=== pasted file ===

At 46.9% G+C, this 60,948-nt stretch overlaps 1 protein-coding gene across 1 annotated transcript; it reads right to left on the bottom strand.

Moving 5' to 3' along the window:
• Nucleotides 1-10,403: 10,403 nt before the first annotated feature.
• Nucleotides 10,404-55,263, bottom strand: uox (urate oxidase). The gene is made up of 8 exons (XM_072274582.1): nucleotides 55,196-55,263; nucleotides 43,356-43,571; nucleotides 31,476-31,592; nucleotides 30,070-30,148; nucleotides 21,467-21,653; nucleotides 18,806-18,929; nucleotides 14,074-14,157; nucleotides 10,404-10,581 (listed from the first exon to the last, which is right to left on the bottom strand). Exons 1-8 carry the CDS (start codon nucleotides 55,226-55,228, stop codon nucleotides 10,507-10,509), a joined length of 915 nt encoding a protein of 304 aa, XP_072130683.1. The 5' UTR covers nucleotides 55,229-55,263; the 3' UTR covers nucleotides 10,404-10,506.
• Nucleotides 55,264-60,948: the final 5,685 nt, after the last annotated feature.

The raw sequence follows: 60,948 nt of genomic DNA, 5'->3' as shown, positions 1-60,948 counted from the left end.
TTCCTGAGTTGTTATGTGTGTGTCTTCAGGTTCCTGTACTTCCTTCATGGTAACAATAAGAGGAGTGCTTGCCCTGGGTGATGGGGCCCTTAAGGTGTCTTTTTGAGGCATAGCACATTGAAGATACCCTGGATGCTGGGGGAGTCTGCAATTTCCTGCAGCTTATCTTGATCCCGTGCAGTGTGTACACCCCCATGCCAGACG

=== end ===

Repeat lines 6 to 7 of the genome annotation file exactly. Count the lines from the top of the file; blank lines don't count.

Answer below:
The raw sequence follows: 60,948 nt of genomic DNA, 5'->3' as shown, positions 1-60,948 counted from the left end.
TTCCTGAGTTGTTATGTGTGTGTCTTCAGGTTCCTGTACTTCCTTCATGGTAACAATAAGAGGAGTGCTTGCCCTGGGTGATGGGGCCCTTAAGGTGTCTTTTTGAGGCATAGCACATTGAAGATACCCTGGATGCTGGGGGAGTCTGCAATTTCCTGCAGCTTATCTTGATCCCGTGCAGTGTGTACACCCCCATGCCAGACG